IDEAS home Printed from
   My bibliography  Save this article

Does Religion Distribution Matter in the Economic Growth of Latin America?


  • Jaime Ortiz

    (Division of International Programs and A. R. Sanchez Jr. School of Business, Texas A&M International University, U.S.A.)


This research empirically analyzes the relationship between religion distribution and economic performance for a number of Latin American countries. The econometric results using time-series cross-sectional data yield consistent yet relatively mild estimates. Religion as a conduit for modifying values, behaviors, and outcomes does influence aggregate rates of per-capita economic growth and total factor productivity ratios in the region. However, once broken down by religious beliefs, the Catholic religion plays by far the largest role, rendering other well-known religious affiliations less important.

Suggested Citation

  • Jaime Ortiz, 2009. "Does Religion Distribution Matter in the Economic Growth of Latin America?," International Journal of Business and Economics, College of Business and College of Finance, Feng Chia University, Taichung, Taiwan, vol. 8(3), pages 183-199, December.
  • Handle: RePEc:ijb:journl:v:8:y:2009:i:3:p:183-199

    Download full text from publisher

    File URL:
    Download Restriction: no

    File URL:
    Download Restriction: no

    References listed on IDEAS

    1. Edward L. Glaeser & Bruce I. Sacerdote, 2008. "Education and Religion," Journal of Human Capital, University of Chicago Press, vol. 2(2), pages 188-215.
    2. Stulz, Rene M. & Williamson, Rohan, 2003. "Culture, openness, and finance," Journal of Financial Economics, Elsevier, vol. 70(3), pages 313-349, December.
    3. Pablo Branas-Garza & Máximo Rossi & Dayna Zaclicever, 2009. "Individual's Religiosity Enhances Trust: Latin American Evidence for the Puzzle," Journal of Money, Credit and Banking, Blackwell Publishing, vol. 41(2-3), pages 555-566, March.
    4. Guiso, Luigi & Sapienza, Paola & Zingales, Luigi, 2003. "People's opium? Religion and economic attitudes," Journal of Monetary Economics, Elsevier, vol. 50(1), pages 225-282, January.
    5. Torgler, Benno, 2006. "The importance of faith: Tax morale and religiosity," Journal of Economic Behavior & Organization, Elsevier, vol. 61(1), pages 81-109, September.
    6. Laurence R. Iannaccone, 1998. "Introduction to the Economics of Religion," Journal of Economic Literature, American Economic Association, vol. 36(3), pages 1465-1495, September.
    7. Paul Fudulu, 2008. "The Economic Performance of Great Religions," Papers on Economics of Religion 08/05, Department of Economic Theory and Economic History of the University of Granada..
    8. Brañas-Garza, Pablo & García-Muñoz, Teresa & Neuman, Shoshana, 2008. "The Big Carrot: High Stake Incentives Revisited," IZA Discussion Papers 3287, Institute for the Study of Labor (IZA).
    9. Laurence R. Iannaccone, 1998. "Corrigenda [Introduction to the Economics of Religion]," Journal of Economic Literature, American Economic Association, vol. 36(4), pages 1941-1941, December.
    10. Fred Glahe & Frank Vorhies, 1989. "Religion, liberty and economic development: An empirical investigation," Public Choice, Springer, vol. 62(3), pages 201-215, September.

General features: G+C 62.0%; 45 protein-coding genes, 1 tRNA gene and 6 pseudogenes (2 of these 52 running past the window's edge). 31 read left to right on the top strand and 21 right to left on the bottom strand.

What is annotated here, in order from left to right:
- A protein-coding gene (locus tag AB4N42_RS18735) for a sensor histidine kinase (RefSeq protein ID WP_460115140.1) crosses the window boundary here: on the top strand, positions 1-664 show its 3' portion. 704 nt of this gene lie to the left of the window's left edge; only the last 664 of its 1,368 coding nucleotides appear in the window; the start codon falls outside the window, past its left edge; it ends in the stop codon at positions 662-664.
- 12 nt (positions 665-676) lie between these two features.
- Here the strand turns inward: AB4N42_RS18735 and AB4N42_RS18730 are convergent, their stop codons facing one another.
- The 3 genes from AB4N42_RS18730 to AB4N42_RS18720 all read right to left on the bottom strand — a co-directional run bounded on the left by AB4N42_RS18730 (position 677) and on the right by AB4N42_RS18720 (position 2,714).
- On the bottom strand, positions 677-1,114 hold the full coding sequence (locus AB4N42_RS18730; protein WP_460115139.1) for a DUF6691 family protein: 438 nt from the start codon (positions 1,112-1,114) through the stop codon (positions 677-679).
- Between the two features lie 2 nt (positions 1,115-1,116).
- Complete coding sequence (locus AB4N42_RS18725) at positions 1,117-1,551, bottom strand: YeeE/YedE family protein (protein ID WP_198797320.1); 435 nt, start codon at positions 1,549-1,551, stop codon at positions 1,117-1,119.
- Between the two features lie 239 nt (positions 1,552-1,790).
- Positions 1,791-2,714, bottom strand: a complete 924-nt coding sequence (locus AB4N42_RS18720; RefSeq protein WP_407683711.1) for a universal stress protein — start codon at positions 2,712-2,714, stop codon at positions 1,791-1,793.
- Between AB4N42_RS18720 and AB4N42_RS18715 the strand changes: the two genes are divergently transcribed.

Full references (including those not matched with items on IDEAS)

    More about this item


    religion; religious affiliations; growth; Latin America;

    JEL classification:

    • F43 - International Economics - - Macroeconomic Aspects of International Trade and Finance - - - Economic Growth of Open Economies
    • O47 - Economic Development, Innovation, Technological Change, and Growth - - Economic Growth and Aggregate Productivity - - - Empirical Studies of Economic Growth; Aggregate Productivity; Cross-Country Output Convergence
    • O54 - Economic Development, Innovation, Technological Change, and Growth - - Economywide Country Studies - - - Latin America; Caribbean


    Access and download statistics


    All material on this site has been provided by the respective publishers and authors. You can help correct errors and omissions. When requesting a correction, please mention this item's handle: RePEc:ijb:journl:v:8:y:2009:i:3:p:183-199. See general information about how to correct material in RePEc.

    For technical questions regarding this item, or to correct its authors, title, abstract, bibliographic or download information, contact: (Yi-Ju Su). General contact details of provider: .

    If you have authored this item and are not yet registered with RePEc, we encourage you to do it here. This allows to link your profile to this item. It also allows you to accept potential citations to this item that we are uncertain about.

    If CitEc recognized a reference but did not link an item in RePEc to it, you can help with this form .

    If you know of missing items citing this one, you can help us creating those links by adding the relevant references in the same way as above, for each refering item. If you are a registered author of this item, you may also want to check the "citations" tab in your RePEc Author Service profile, as there may be some citations waiting for confirmation.

    Please note that corrections may take a couple of weeks to filter through the various RePEc services.

    IDEAS is a RePEc service hosted by the Research Division of the Federal Reserve Bank of St. Louis . RePEc uses bibliographic data supplied by the respective publishers.